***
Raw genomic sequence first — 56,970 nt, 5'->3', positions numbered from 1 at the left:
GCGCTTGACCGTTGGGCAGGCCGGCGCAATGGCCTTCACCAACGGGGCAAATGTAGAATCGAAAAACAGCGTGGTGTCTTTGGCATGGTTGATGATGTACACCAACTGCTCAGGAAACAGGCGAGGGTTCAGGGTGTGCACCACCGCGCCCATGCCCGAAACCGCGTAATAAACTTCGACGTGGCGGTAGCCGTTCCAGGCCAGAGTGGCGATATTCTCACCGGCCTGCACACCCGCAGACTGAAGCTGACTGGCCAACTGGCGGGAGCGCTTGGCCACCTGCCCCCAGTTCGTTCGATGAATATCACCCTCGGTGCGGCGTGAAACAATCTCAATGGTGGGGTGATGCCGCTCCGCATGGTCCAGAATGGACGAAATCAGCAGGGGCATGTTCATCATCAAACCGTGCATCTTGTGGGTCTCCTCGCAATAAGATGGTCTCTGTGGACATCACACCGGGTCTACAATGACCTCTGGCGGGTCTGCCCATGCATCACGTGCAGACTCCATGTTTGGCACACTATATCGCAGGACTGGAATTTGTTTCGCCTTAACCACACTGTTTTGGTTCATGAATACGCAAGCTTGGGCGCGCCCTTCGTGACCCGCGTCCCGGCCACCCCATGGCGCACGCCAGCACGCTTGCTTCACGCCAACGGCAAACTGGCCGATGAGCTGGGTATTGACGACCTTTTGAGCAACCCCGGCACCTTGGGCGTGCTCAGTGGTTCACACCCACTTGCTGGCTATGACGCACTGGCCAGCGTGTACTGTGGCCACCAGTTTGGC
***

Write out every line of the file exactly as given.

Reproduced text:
Raw genomic sequence first — 56,970 nt, 5'->3', positions numbered from 1 at the left:
GCGCTTGACCGTTGGGCAGGCCGGCGCAATGGCCTTCACCAACGGGGCAAATGTAGAATCGAAAAACAGCGTGGTGTCTTTGGCATGGTTGATGATGTACACCAACTGCTCAGGAAACAGGCGAGGGTTCAGGGTGTGCACCACCGCGCCCATGCCCGAAACCGCGTAATAAACTTCGACGTGGCGGTAGCCGTTCCAGGCCAGAGTGGCGATATTCTCACCGGCCTGCACACCCGCAGACTGAAGCTGACTGGCCAACTGGCGGGAGCGCTTGGCCACCTGCCCCCAGTTCGTTCGATGAATATCACCCTCGGTGCGGCGTGAAACAATCTCAATGGTGGGGTGATGCCGCTCCGCATGGTCCAGAATGGACGAAATCAGCAGGGGCATGTTCATCATCAAACCGTGCATCTTGTGGGTCTCCTCGCAATAAGATGGTCTCTGTGGACATCACACCGGGTCTACAATGACCTCTGGCGGGTCTGCCCATGCATCACGTGCAGACTCCATGTTTGGCACACTATATCGCAGGACTGGAATTTGTTTCGCCTTAACCACACTGTTTTGGTTCATGAATACGCAAGCTTGGGCGCGCCCTTCGTGACCCGCGTCCCGGCCACCCCATGGCGCACGCCAGCACGCTTGCTTCACGCCAACGGCAAACTGGCCGATGAGCTGGGTATTGACGACCTTTTGAGCAACCCCGGCACCTTGGGCGTGCTCAGTGGTTCACACCCACTTGCTGGCTATGACGCACTGGCCAGCGTGTACTGTGGCCACCAGTTTGGC